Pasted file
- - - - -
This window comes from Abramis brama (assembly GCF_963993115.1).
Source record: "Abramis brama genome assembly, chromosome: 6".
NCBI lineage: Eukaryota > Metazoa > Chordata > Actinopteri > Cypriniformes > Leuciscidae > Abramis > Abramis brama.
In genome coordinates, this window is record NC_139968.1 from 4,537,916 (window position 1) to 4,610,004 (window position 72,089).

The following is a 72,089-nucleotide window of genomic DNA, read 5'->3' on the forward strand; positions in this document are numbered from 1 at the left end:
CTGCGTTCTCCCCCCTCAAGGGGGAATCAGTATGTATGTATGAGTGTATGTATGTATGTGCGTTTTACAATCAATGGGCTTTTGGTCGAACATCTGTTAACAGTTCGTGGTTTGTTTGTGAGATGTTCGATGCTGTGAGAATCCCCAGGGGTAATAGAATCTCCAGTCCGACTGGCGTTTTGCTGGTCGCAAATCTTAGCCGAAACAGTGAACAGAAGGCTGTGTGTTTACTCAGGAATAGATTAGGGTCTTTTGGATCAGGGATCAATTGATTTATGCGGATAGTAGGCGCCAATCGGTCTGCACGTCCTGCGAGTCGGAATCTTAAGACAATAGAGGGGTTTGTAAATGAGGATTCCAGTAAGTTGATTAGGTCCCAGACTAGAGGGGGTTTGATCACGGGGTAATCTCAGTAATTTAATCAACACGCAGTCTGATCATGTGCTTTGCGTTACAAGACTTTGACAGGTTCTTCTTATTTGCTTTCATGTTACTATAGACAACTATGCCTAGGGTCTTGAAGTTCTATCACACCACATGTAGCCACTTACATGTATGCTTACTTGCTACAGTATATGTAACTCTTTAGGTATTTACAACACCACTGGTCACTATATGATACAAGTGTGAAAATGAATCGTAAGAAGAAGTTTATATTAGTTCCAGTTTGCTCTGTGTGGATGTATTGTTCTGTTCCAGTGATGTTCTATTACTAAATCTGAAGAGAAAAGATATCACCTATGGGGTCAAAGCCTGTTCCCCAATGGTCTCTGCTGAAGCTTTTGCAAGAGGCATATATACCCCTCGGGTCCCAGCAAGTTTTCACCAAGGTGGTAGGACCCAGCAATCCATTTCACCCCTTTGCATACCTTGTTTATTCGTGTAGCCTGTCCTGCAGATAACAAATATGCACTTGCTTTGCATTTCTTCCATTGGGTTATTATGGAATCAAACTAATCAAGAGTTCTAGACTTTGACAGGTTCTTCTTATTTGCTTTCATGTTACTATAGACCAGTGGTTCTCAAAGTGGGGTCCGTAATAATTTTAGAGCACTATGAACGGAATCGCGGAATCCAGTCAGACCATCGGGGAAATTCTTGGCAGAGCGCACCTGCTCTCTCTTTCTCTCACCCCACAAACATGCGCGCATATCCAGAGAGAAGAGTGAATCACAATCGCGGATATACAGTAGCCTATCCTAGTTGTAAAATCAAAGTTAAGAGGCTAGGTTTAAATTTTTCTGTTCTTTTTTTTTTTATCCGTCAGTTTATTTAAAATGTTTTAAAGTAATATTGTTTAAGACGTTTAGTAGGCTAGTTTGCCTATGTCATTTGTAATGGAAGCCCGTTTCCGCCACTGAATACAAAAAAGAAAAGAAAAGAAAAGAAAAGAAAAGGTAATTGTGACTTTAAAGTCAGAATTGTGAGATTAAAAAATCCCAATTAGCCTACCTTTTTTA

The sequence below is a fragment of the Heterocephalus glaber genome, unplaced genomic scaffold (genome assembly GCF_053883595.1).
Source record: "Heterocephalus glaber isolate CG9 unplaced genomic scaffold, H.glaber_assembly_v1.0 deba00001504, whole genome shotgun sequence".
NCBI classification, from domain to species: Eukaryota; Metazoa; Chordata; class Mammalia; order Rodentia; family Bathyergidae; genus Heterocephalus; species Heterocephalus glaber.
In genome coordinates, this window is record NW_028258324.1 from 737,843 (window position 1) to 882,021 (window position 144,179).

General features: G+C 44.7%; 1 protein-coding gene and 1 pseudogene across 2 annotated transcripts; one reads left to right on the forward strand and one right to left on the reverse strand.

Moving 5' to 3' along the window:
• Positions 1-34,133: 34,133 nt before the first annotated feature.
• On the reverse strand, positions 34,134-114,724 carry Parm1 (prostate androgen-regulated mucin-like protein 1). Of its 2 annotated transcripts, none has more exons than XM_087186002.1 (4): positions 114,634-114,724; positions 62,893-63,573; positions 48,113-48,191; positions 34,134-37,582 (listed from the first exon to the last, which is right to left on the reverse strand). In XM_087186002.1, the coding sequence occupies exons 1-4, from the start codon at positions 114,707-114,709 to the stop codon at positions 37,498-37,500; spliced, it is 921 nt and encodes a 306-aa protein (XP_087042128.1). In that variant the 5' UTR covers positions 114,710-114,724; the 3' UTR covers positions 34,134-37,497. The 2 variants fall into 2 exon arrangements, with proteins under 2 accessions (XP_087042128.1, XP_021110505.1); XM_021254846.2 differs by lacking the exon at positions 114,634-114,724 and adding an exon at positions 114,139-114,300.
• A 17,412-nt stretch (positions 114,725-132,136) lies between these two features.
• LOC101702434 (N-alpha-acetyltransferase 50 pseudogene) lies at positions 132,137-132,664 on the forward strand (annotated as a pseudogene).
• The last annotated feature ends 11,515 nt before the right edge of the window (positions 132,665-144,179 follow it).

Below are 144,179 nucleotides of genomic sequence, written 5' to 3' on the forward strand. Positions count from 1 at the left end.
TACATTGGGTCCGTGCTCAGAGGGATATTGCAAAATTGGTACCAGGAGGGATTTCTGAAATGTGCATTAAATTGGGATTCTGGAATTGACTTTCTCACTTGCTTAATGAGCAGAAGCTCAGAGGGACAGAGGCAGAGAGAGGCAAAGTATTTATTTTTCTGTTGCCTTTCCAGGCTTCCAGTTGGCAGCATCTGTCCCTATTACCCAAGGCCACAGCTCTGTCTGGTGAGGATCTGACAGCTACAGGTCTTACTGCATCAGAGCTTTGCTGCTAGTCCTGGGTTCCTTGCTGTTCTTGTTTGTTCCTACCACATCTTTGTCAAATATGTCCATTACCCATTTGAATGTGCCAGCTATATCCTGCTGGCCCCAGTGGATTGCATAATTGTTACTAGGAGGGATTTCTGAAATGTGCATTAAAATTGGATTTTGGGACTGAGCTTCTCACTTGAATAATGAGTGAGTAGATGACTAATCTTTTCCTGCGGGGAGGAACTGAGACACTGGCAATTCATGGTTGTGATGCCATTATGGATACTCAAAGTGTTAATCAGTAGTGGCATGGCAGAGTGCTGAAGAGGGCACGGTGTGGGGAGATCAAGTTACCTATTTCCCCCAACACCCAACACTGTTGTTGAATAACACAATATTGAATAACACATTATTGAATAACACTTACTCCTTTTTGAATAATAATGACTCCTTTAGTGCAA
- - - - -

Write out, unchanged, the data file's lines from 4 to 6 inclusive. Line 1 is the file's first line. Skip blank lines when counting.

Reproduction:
In genome coordinates, this window is record NC_139968.1 from 4,537,916 (window position 1) to 4,610,004 (window position 72,089).

The following is a 72,089-nucleotide window of genomic DNA, read 5'->3' on the forward strand; positions in this document are numbered from 1 at the left end:
CTGCGTTCTCCCCCCTCAAGGGGGAATCAGTATGTATGTATGAGTGTATGTATGTATGTGCGTTTTACAATCAATGGGCTTTTGGTCGAACATCTGTTAACAGTTCGTGGTTTGTTTGTGAGATGTTCGATGCTGTGAGAATCCCCAGGGGTAATAGAATCTCCAGTCCGACTGGCGTTTTGCTGGTCGCAAATCTTAGCCGAAACAGTGAACAGAAGGCTGTGTGTTTACTCAGGAATAGATTAGGGTCTTTTGGATCAGGGATCAATTGATTTATGCGGATAGTAGGCGCCAATCGGTCTGCACGTCCTGCGAGTCGGAATCTTAAGACAATAGAGGGGTTTGTAAATGAGGATTCCAGTAAGTTGATTAGGTCCCAGACTAGAGGGGGTTTGATCACGGGGTAATCTCAGTAATTTAATCAACACGCAGTCTGATCATGTGCTTTGCGTTACAAGACTTTGACAGGTTCTTCTTATTTGCTTTCATGTTACTATAGACAACTATGCCTAGGGTCTTGAAGTTCTATCACACCACATGTAGCCACTTACATGTATGCTTACTTGCTACAGTATATGTAACTCTTTAGGTATTTACAACACCACTGGTCACTATATGATACAAGTGTGAAAATGAATCGTAAGAAGAAGTTTATATTAGTTCCAGTTTGCTCTGTGTGGATGTATTGTTCTGTTCCAGTGATGTTCTATTACTAAATCTGAAGAGAAAAGATATCACCTATGGGGTCAAAGCCTGTTCCCCAATGGTCTCTGCTGAAGCTTTTGCAAGAGGCATATATACCCCTCGGGTCCCAGCAAGTTTTCACCAAGGTGGTAGGACCCAGCAATCCATTTCACCCCTTTGCATACCTTGTTTATTCGTGTAGCCTGTCCTGCAGATAACAAATATGCACTTGCTTTGCATTTCTTCCATTGGGTTATTATGGAATCAAACTAATCAAGAGTTCTAGACTTTGACAGGTTCTTCTTATTTGCTTTCATGTTACTATAGACCAGTGGTTCTCAAAGTGGGGTCCGTAATAATTTTAGAGCACTATGAACGGAATCGCGGAATCCAGTCAGACCATCGGGGAAATTCTTGGCAGAGCGCACCTGCTCTCTCTTTCTCTCACCCCACAAACATGCGCGCATATCCAGAGAGAAGAGTGAATCACAATCGCGGATATACAGTAGCCTATCCTAGTTGTAAAATCAAAGTTAAGAGGCTAGGTTTAAATTTTTCTGTTCTTTTTTTTTTTATCCGTCAGTTTATTTAAAATGTTTTAAAGTAATATTGTTTAAGACGTTTAGTAGGCTAGTTTGCCTATGTCATTTGTAATGGAAGCCCGTTTCCGCCACTGAATACAAAAAAGAAAAGAAAAGAAAAGAAAAGAAAAGGTAATTGTGACTTTAAAGTCAGAATTGTGAGATTAAAAAATCCCAATTAGCCTACCTTTTTTA